Monday, June 07, 2004

My homework assignment

Helen Radice has given all music bloggers an assignment: discuss Greg Sandow's question about the future of music.

Is classical music dying? That's a big topic, and a blog seems like a perfect way to attack it. Nobody knows any answers, and in my experience -- teaching a course about the future of classical music, writing and speaking about it, and discussing it with many people in the field -- anything we say spins off in 12 directions at once. So why not approach it all in little pieces, following thoughts wherever they lead?"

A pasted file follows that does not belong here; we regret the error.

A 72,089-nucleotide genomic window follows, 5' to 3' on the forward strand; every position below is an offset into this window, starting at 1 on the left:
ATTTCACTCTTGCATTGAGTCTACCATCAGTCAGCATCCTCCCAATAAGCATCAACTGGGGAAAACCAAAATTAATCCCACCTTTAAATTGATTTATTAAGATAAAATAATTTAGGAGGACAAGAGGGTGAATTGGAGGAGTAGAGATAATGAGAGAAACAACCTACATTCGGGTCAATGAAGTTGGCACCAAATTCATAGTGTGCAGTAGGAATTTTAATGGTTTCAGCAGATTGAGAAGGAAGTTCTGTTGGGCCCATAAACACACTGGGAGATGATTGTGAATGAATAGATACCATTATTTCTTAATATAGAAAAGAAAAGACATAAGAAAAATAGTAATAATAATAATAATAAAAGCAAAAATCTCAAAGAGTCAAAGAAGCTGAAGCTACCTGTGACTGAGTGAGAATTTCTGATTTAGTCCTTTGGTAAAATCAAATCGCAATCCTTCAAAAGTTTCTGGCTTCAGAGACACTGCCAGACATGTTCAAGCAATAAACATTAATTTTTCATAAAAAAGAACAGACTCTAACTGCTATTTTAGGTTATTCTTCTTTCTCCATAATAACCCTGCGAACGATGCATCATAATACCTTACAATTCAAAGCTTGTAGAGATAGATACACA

My take on this is that the current division between classical music and popular music will continue to blur, creating a new aesthetic or musical language that will be the basis for the next generation of art and popular musics. This was seen in previous periods of music history, with divisions between either sacred and secular or court and popular musics. I sometimes tell my students that the Babelization of musical languages of the 20th century has already started to stabilize into a new tonality/atonality mix in both art music and popular music. The fuzzy definition of contemporary tonality is coupled with very fuzzy style categories - mixes between hip-hop, jazz, pop, rock, contemporary art, and historical art styles - that will slowly dissolve our current division between orchestra hall and rock stadium, and more importantly, the canonical divisions in music education and in music stores. This is my little piece for the moment.

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